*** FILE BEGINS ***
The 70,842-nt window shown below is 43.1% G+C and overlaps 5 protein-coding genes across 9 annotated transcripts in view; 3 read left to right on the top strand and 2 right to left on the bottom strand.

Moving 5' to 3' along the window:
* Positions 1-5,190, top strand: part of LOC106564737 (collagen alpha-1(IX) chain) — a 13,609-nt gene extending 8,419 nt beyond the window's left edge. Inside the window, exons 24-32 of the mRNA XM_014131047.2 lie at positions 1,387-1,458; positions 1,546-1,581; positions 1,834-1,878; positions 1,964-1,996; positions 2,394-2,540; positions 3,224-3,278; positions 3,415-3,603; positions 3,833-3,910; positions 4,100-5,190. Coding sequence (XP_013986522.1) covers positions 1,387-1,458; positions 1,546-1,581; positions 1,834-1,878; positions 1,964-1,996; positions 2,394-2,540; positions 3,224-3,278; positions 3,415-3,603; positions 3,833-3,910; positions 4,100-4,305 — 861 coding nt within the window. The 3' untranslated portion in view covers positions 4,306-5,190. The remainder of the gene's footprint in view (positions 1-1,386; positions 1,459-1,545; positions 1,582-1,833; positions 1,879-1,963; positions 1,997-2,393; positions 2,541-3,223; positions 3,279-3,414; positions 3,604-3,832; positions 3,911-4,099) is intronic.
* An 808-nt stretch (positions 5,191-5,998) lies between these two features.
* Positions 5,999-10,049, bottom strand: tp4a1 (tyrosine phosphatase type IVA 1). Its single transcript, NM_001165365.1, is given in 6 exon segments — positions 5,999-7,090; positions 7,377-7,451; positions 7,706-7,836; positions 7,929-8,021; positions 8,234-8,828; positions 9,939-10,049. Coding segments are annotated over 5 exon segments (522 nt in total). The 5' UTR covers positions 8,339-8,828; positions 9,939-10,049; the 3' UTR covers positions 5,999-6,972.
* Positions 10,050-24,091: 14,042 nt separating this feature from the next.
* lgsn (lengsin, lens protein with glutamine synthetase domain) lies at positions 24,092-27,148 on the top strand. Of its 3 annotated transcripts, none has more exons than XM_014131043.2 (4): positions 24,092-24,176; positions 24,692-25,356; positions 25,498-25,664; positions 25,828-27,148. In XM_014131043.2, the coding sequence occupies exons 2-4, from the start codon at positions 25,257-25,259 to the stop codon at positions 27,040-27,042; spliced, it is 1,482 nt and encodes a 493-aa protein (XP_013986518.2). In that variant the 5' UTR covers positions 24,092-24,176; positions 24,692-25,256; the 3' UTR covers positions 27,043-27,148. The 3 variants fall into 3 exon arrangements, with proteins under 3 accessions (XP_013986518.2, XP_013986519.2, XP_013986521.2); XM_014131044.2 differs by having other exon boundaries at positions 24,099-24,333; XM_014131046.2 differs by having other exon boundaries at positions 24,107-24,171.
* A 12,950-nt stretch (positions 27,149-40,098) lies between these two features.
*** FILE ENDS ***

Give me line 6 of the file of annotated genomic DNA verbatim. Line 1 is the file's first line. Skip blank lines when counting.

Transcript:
* Positions 10,050-24,091: 14,042 nt separating this feature from the next.